Most people today pay little attention to the business of movies, particularly since most new releases are aimed squarely at teenage boys and their appetite for unanchored and gratuitous CGI explosions and mayhem. I’m not saying that movies need to change, not at all, as apparently that is what the current movie market seemingly demands. It was, after all, a record year in 2013 with numerous blockbusters abounding.
Some of the more detailed and nuanced entertainment has shifted to TV, particularly what used to be the strictly “pay” movie channels like HBO and Starz, and such competition may at some point begin to erode the allure of paying for individual theater experiences. But there was more than a little optimism in Hollywood that 2014 would actually be better than 2013, not the least of which was due to the titles scheduled from Memorial Day into summer (Captain American, the second installment, I believe, as well another big X-Men and Transformers, and even a renewed Godzilla that was supposed to be significantly better than the 1997 version that everyone apparently hates).
I’m nothing of a movie critic so I can’t speak to the quality of what is being offered this year as compared to last, and that is something to keep in mind. The movie business is rather odd in that it’s not easy to tease out what may be driving sales and revenue.
Whatever the expectations for this year, clearly something is very much amiss at the theater. It is a theme that is being picked up more and more by those inside without any obvious and easy explanation.
Last year, “White House Down,” “The Lone Ranger,” and “After Earth” all bombed spectacularly. Although there have been no similar-sized bombs this year, no title has yet to spectacularly over-perform, while more than one has under-performed.
“The Amazing Spider-Man 2” barely broke $200 million and “Godzilla” fell just short with $197 million. Tom Cruise’s “Edge of Tomorrow” might nudge $100 million…
Something bizarre happened to the box office this summer. It might be that too many blockbusters were front-loaded one on top of another or it might be something more.
That is certainly a possibility as, again, analyzing the movie business is difficult and often more than a little quirky (like fashion and restaurants, consumer tastes are challenging to incorporate as a factor for investigation). However, I think that it may be more than just consumer preferences or even the titles being offered since some of these “can’t miss” pictures did.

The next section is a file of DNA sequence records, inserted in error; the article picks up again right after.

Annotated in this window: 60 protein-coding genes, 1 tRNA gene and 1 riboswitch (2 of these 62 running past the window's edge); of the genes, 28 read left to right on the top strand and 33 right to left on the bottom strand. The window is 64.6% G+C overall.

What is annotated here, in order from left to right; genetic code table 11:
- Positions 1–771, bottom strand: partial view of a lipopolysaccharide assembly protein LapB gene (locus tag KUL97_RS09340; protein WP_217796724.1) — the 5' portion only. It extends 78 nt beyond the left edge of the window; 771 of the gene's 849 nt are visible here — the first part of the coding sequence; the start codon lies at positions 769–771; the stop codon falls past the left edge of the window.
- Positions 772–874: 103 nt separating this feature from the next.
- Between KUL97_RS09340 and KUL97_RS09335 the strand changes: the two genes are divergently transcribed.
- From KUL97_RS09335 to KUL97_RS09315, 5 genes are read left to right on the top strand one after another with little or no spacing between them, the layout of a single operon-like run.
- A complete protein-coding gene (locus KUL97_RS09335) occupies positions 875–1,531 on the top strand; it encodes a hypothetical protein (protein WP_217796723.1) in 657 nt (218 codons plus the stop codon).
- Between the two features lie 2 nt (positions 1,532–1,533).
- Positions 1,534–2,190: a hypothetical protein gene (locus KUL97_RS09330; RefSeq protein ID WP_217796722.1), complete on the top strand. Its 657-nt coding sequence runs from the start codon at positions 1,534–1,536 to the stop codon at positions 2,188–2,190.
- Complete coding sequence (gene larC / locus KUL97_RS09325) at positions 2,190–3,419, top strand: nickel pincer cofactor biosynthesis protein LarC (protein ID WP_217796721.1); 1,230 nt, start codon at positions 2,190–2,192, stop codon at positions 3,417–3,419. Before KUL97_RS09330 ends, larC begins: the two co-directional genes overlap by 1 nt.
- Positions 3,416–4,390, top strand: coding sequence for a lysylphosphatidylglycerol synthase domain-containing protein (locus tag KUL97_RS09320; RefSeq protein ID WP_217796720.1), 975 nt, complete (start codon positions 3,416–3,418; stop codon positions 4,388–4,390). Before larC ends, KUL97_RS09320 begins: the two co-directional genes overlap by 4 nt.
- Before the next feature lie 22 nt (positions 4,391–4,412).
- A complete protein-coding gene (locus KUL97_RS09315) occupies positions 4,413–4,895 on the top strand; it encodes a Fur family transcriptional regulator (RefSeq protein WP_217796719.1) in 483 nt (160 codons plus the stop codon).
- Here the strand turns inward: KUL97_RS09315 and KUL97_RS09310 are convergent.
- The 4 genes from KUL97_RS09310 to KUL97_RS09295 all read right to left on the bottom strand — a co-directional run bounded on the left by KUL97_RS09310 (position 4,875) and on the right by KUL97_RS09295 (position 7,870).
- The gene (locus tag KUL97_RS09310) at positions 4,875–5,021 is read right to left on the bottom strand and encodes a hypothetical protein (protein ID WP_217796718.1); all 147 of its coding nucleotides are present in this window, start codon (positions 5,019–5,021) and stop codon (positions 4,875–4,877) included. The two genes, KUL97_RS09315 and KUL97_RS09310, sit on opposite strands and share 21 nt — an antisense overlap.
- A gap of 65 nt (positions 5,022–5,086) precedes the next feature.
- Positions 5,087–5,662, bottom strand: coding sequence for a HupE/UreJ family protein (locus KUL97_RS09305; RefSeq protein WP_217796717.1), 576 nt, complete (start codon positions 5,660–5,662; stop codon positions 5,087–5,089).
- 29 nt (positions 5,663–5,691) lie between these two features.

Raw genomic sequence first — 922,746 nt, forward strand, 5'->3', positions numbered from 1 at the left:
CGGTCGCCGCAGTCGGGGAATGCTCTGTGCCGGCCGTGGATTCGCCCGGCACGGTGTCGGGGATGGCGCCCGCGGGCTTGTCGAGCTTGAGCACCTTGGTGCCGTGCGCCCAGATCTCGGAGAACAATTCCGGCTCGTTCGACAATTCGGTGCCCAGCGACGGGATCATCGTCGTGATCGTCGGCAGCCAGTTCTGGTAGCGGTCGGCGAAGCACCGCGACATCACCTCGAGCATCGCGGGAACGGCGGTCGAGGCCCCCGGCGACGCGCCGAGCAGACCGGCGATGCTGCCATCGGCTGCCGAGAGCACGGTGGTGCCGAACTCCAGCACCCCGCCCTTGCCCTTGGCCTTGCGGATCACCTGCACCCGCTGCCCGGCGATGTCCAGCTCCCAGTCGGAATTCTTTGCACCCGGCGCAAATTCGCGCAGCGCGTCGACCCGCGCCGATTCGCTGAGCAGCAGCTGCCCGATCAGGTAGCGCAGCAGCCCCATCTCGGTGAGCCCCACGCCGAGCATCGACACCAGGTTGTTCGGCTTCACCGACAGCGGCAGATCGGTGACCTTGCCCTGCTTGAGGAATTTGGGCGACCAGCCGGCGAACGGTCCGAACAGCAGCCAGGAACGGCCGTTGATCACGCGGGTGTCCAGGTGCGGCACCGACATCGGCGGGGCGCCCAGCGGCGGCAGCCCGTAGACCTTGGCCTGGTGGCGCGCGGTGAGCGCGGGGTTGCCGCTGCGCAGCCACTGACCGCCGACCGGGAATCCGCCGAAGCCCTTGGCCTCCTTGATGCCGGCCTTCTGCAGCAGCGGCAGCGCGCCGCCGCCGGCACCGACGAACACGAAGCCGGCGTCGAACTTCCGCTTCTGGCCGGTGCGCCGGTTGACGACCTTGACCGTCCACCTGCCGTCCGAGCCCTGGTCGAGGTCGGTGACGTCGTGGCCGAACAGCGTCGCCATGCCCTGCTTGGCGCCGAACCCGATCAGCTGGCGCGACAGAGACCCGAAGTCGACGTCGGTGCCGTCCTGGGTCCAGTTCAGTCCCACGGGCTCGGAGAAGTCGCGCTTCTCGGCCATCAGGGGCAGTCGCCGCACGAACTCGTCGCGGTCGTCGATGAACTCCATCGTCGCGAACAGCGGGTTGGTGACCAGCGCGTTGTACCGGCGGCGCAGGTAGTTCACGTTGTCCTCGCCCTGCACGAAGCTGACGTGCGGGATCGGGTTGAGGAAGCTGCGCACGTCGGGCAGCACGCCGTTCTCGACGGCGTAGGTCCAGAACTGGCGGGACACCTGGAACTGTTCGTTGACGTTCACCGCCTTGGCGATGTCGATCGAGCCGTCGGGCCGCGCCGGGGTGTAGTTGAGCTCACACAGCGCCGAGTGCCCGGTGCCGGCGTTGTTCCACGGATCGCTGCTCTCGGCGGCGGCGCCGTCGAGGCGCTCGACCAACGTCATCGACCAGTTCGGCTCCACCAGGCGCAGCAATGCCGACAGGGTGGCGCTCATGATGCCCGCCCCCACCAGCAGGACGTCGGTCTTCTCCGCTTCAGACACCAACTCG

Thus far, the sci-fi epic is pacing ahead of all its summer completion. The bad news is that it’s only a little ahead of “X-Men: Days of Future Past,” which topped out at $225 million. Moreover, after 6 days, “Extinction” sits at $128 million; its predecessor, “Dark of the Moon,” had already reached $180 million by day 6.
Last week it was unthinkable a new “Transformers” entry would fail to hit $300 million domestic. Now that looks more likely than not. Overseas grosses will ultimately save Paramount , but something truly bizarre is happening to the domestic box office.
It started around Memorial Day when the usual “blockbuster” season began. Films that were supposed to do very well did so only in their first week, suffering a highly conspicuous dropoff thereafter. John Nolte, the critic I linked to above, offered the theory that only hardcore fans were motivated enough to get to the theater when the movie was first released, the “event” aspect of a new picture. By the time the second weekend rolled around there was no broad-based appeal even with positive word-of-mouth (especially through social networks these days) and professional reviews.
You do have to wonder about the lack of broad appeal in some of these movies, and if there are just too many densely clustered around only a few narrow demographics. But I think it would be a mistake to simply brush this off as nothing more than a Hollywood problem alone. It could just as easily be that only hardcore fans for a particular franchise are motivated enough to spend more than a little currency and that the rest of the population is on the other side of the utility spectrum of cost/benefit. Moviegoing has become, after all, a rather expensive proposition.
That becomes all the more important as consumer spending ability gets more and more strained. According to Gallup, while consumer spending hit a 6-year high in May, it fell back in June to a level even with June 2013. And even factoring in that 6-year high, it did not really represent a breakout but rather just typical volatility in month-to-month results inside what has really been zero growth since early last year.
The Gallup results certainly fit within the paradigm of the economic slowdown that hit in the early to middle months of 2012 (with the spending effects lagging that trend by six months or so). It could very well be that expensive theater prices do not fit within the discretionary budgets of 2014’s households.
Again, there is no obvious explanation for the box office slump and deceleration that is shaping up this year (the July 4th weekend was down 40% from 2013), confounding the “experts.” Taking into account alternate influences does not diminish the perilous state of US consumers as a potential cause that may actually be working in concert with these other factors. Whatever may be taking place, in the quest for corroboration of the labor market, and thus the economy’s direction, though nothing here is conclusive this is something to seriously keep in mind for future reference as the Establishment Survey continues its statistical “validation” of a contrary mainstream opinion.
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